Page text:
A revolving loan fund (RLF) is a gap financing measure primarily used for development and expansion of small businesses. It is a self-replenishing pool of money, utilizing interest and principal payments on old loans to issue new ones. While the majority of RLFs support local businesses, some target specific areas such as healthcare, minority business development, and environmental cleanup.
Establishing a revolving loan fund provides access to a flexible source of capital that can be used in combination with more conventional sources. Often, the RLF is a bridge between the amount the borrower can obtain on the private market and the amount needed to start or sustain a business. For example, a borrower may obtain 60 to 80 percent of project financing from other sources.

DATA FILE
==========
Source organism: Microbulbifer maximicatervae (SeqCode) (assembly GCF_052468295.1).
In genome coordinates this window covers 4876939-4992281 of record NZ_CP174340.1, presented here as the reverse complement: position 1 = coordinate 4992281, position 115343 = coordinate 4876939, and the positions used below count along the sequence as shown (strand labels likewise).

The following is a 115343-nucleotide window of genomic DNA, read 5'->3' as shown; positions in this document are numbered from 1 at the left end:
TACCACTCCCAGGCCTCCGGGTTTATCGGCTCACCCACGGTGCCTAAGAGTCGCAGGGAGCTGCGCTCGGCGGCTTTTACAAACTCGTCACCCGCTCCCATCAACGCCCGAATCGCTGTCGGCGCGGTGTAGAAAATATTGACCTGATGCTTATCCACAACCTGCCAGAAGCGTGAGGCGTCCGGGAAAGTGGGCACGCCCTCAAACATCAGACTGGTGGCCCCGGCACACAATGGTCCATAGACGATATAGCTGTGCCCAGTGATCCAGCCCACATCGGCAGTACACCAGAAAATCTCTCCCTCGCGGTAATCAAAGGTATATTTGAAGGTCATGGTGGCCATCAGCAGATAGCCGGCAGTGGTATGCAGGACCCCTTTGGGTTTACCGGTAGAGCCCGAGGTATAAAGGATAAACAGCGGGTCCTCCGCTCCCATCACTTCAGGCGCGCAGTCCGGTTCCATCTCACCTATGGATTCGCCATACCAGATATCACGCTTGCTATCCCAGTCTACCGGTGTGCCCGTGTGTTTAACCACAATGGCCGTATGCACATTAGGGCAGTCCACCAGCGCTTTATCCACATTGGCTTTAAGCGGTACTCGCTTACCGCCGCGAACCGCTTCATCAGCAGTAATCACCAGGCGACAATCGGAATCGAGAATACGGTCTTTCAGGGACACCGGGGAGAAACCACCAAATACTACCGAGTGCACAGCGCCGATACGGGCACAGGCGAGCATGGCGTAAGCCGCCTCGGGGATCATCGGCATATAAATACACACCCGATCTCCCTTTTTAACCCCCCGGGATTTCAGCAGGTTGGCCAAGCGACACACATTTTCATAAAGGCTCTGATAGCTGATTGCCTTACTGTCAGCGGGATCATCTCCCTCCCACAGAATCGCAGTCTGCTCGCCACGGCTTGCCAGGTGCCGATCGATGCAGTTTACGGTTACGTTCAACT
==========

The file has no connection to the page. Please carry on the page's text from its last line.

Quality RLFs issue loans at market or otherwise competitive and attractive rates. Many RLF studies have shown that access to capital and flexibility in collateral and terms is more important to borrowers over lower then market interest rates. RLF programs should be built on sound interest rate practices and not perceived as free or easy sources of financing. RLFs must be able to generate enough of an interest rate return to replenish the fund for future loan allocations. With competitive rates and flexible terms, a RLF provides access to new financing sources for the borrower, while lowering overall risk for participating institutional lenders.
Typical uses for RLF loans include:
- Operating capital
- Acquisition of land and buildings
- New construction
- Facade and building renovation
- Landscape and property improvements
- Machinery and equipment